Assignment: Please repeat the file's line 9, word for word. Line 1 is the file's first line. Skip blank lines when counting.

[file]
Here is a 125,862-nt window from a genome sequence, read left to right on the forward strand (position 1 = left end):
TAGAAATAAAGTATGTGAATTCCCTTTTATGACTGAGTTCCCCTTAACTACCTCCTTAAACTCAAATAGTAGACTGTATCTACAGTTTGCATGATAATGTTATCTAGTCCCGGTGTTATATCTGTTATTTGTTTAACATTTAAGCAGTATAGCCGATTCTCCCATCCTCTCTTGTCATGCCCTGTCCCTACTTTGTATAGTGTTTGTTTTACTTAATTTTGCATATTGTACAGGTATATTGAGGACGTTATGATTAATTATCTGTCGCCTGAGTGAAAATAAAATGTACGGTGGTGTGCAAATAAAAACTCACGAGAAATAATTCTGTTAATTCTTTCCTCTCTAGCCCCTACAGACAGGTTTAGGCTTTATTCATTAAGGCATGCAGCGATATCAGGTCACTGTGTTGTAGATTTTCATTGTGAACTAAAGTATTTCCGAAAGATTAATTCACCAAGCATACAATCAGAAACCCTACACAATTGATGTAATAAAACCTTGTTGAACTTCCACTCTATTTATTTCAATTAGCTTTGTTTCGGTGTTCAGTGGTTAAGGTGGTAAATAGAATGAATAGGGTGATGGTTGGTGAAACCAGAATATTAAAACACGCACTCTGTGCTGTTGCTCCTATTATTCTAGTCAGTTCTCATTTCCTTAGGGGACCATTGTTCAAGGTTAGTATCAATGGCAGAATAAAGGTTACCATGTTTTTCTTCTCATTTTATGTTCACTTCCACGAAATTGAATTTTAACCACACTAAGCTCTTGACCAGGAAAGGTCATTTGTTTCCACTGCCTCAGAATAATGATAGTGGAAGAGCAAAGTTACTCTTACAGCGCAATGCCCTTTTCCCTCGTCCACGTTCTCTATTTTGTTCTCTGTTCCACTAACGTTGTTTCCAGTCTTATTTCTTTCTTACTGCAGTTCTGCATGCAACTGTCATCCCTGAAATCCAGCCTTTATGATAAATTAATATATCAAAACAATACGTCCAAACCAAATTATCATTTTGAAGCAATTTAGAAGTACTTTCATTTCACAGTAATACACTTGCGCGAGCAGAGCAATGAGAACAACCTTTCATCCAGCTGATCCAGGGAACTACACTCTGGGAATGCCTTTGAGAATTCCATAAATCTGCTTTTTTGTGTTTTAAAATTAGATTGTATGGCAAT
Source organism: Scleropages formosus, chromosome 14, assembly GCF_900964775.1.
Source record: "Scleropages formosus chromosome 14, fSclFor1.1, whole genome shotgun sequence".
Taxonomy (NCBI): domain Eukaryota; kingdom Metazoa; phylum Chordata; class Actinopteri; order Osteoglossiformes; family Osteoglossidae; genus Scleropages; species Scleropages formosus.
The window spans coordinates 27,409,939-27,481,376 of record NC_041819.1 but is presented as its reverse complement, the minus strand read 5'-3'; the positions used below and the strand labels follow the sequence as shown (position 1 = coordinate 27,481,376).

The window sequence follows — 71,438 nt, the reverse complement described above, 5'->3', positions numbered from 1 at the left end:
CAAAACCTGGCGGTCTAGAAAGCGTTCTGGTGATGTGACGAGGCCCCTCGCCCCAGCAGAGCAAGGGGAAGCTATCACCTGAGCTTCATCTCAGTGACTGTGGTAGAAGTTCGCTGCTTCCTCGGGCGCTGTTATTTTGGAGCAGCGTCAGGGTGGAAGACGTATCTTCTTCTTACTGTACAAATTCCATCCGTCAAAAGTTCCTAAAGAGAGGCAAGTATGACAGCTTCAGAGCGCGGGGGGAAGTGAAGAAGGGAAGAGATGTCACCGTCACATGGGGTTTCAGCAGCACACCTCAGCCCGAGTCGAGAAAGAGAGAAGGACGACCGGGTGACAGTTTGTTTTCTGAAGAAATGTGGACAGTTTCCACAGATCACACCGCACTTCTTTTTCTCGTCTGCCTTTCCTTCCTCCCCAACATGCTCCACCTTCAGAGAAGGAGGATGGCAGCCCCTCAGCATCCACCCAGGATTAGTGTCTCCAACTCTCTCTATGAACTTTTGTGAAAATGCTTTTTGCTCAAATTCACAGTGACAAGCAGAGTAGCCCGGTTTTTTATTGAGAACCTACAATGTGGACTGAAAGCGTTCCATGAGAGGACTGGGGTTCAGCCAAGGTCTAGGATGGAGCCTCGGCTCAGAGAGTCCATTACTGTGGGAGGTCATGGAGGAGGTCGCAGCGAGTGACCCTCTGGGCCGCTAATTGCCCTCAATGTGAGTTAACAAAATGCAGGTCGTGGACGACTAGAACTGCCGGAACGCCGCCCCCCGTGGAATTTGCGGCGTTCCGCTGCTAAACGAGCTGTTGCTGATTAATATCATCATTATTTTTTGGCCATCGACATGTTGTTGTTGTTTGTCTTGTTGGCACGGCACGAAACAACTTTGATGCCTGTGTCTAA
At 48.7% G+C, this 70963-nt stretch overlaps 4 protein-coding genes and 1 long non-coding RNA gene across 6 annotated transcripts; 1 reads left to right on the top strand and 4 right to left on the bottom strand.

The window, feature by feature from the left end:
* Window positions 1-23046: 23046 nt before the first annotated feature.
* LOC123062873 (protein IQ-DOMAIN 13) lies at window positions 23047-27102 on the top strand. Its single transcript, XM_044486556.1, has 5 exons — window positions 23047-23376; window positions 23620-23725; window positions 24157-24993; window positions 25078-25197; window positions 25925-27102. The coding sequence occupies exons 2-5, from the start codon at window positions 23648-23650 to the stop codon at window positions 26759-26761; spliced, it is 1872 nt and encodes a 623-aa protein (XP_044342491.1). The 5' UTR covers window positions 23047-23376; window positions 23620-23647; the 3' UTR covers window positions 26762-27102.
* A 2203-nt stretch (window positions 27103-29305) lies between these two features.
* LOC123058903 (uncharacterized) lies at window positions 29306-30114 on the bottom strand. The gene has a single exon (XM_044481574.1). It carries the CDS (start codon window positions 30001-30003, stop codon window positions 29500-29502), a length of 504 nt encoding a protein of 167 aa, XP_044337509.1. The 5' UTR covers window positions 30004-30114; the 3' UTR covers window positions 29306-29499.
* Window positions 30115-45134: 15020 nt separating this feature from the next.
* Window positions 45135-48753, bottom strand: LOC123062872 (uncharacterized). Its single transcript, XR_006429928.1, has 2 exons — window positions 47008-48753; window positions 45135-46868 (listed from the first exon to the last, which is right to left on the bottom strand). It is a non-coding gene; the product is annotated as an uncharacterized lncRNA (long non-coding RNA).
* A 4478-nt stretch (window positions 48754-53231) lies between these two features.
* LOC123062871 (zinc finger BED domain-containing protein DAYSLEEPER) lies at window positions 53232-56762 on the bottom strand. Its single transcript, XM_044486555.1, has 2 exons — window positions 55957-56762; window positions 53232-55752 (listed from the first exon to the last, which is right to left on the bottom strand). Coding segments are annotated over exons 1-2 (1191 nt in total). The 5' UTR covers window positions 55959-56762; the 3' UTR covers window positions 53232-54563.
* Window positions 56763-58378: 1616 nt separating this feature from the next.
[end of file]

At 48.7% G+C, this 70963-nt stretch overlaps 4 protein-coding genes and 1 long non-coding RNA gene across 6 annotated transcripts; 1 reads left to right on the top strand and 4 right to left on the bottom strand.